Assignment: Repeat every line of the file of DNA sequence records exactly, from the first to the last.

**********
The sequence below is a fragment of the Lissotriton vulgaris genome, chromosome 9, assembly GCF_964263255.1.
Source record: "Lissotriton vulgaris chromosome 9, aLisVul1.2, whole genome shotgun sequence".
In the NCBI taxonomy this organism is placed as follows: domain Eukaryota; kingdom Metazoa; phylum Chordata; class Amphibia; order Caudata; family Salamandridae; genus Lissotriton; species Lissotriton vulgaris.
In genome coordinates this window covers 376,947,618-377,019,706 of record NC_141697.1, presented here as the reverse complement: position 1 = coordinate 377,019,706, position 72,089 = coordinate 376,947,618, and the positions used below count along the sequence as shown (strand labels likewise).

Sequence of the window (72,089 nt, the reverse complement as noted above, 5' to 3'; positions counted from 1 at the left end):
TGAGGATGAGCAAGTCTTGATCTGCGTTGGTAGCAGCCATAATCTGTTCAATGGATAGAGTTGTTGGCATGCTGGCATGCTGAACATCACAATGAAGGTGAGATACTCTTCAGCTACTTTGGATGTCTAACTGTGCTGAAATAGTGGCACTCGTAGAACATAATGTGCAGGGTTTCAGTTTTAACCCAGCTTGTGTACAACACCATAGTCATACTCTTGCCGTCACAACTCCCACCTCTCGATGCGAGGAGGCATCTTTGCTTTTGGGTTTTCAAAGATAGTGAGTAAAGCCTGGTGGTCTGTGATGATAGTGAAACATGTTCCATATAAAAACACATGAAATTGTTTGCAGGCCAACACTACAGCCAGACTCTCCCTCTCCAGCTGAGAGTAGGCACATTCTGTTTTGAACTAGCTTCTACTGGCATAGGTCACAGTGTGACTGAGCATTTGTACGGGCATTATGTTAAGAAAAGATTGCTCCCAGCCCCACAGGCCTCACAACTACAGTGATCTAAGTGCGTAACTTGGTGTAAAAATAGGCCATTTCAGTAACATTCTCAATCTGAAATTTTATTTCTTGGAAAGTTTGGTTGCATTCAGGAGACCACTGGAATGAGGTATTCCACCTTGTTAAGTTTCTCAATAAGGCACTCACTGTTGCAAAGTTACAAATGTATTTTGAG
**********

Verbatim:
The sequence below is a fragment of the Lissotriton vulgaris genome, chromosome 9, assembly GCF_964263255.1.
Source record: "Lissotriton vulgaris chromosome 9, aLisVul1.2, whole genome shotgun sequence".
In the NCBI taxonomy this organism is placed as follows: domain Eukaryota; kingdom Metazoa; phylum Chordata; class Amphibia; order Caudata; family Salamandridae; genus Lissotriton; species Lissotriton vulgaris.
In genome coordinates this window covers 376,947,618-377,019,706 of record NC_141697.1, presented here as the reverse complement: position 1 = coordinate 377,019,706, position 72,089 = coordinate 376,947,618, and the positions used below count along the sequence as shown (strand labels likewise).

Sequence of the window (72,089 nt, the reverse complement as noted above, 5' to 3'; positions counted from 1 at the left end):
TGAGGATGAGCAAGTCTTGATCTGCGTTGGTAGCAGCCATAATCTGTTCAATGGATAGAGTTGTTGGCATGCTGGCATGCTGAACATCACAATGAAGGTGAGATACTCTTCAGCTACTTTGGATGTCTAACTGTGCTGAAATAGTGGCACTCGTAGAACATAATGTGCAGGGTTTCAGTTTTAACCCAGCTTGTGTACAACACCATAGTCATACTCTTGCCGTCACAACTCCCACCTCTCGATGCGAGGAGGCATCTTTGCTTTTGGGTTTTCAAAGATAGTGAGTAAAGCCTGGTGGTCTGTGATGATAGTGAAACATGTTCCATATAAAAACACATGAAATTGTTTGCAGGCCAACACTACAGCCAGACTCTCCCTCTCCAGCTGAGAGTAGGCACATTCTGTTTTGAACTAGCTTCTACTGGCATAGGTCACAGTGTGACTGAGCATTTGTACGGGCATTATGTTAAGAAAAGATTGCTCCCAGCCCCACAGGCCTCACAACTACAGTGATCTAAGTGCGTAACTTGGTGTAAAAATAGGCCATTTCAGTAACATTCTCAATCTGAAATTTTATTTCTTGGAAAGTTTGGTTGCATTCAGGAGACCACTGGAATGAGGTATTCCACCTTGTTAAGTTTCTCAATAAGGCACTCACTGTTGCAAAGTTACAAATGTATTTTGAG